A retired naval officer sends an email to his three grown kids about “being forced to live through the never-ending bad dream of our children’s under-achievement and ineptitude.”
The obvious first step is that the Guardian and Telegraph are papers for people who still write emails to their kids. So of course, anything where that generation gets to criticize the younger generation for being lazy is going to be front page news. NB: retired Naval officer=beyond reproach.
However, he’s not actually lamenting their underemployment, he’s more upset that there are four divorces and five marriages amongst the three; that six grandkids are being raised by clueless parents.
The second thing to observe is that you can read the email, which means someone released it, and that someone is the daughter. Why would she want this out? Doesn’t she realize this makes her look like a fool?
Crowdsourcing the superego means that as long as a few people say, “it’s not easy nowadays, I’d like to see that bitter old codger try to succeed in today’s world!” she gets off scot free. I’ve counted 11 such comments, and I’m not even trying. Guilt and shame evaporate. She says this is a wake up call, but she believes she was awake before the call came:
She said her father’s email did not upset her because she had already begun to turn her life around when she received it in February. She had set up a business and had started translating a French self-help book into English.
But the interesting question is why the father would be disappointed in her. She is married to a surgeon, lives in France with her three kids– why would her father consider that a failure? I’m going to assume to on old Brit being safely married is as good as safely employed. So my first thought was she was getting divorced for a second time.
But there, in the article, was a sentence I had skipped:
Yes, I lived in a beautiful house, but, under French law, I had no rights over it and felt very unsettled and worried about the future.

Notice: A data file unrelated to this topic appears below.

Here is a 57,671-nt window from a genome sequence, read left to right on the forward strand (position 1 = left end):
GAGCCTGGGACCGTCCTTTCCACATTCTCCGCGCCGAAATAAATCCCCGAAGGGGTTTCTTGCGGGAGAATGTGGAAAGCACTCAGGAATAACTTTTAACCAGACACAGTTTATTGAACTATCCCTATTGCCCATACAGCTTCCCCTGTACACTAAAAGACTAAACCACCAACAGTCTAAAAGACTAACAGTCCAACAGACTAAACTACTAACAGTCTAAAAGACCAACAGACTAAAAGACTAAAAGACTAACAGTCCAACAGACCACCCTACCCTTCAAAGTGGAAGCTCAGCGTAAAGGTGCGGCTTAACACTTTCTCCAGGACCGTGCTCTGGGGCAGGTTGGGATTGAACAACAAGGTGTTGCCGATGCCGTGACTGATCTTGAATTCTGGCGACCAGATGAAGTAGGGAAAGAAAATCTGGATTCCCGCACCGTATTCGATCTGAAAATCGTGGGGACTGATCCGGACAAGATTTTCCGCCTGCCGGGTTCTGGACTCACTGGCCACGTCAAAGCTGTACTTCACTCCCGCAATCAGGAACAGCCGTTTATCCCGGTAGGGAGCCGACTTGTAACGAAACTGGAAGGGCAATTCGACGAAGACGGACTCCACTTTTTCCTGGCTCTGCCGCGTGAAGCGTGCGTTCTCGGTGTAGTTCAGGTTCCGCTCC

That struck me as a particularly odd thing to bring up, so I went hunting and found an old blog post of hers:
However, [a job agency’s] parting advice was more of a question: why would a doctor’s wife with a young baby be looking for a job anyway?
Why, indeed? I’ll tell you: Over here, marriage contracts, for those who have children from a previous marriage, are, so my husband tells me, “always” on a “separation des biens” basis. This means that I have no claim, in theory or in practice, to the house or to any of his wealth. This would be OK with me as I never intend to get divorced – but it carries with it extra pressure to make my own money, or I’ll never have anything of my own. It makes me feel kind of naked, exposed and alone. And very, very poor, despite living in a good house and having no direct money worries…
What does my husband have to say about this? Well he’s been ramming a career in translation down my throat since I was heavily pregnant with the first of my children with him. While I should’ve been adjusting to motherhood he was lecturing me at 2am about how I’d be forever invisible in France without a french qualification of some sort. I finally realised where all this negative energy was coming from when I realised how stressed he is, like all french people, about retirement. He thinks I should pay into my retirement now as, even though I would be entitled to some pension from his even if he should die, I wouldn’t get this until I’m 65.
First, she’s wrong, under French law she may not be entitled to his previous wealth (I have no idea) but she is certainly entitled to wealth made during the course of the marriage.
It’s not hard to imagine what that father must feel when he hears hysterical things like this. She should know better, he must think. Even if she is happy in her marriage, all he hears is her complain; and she moved her kids to France, where she has an unmarketable British skill set and… what happens if she got divorced again?
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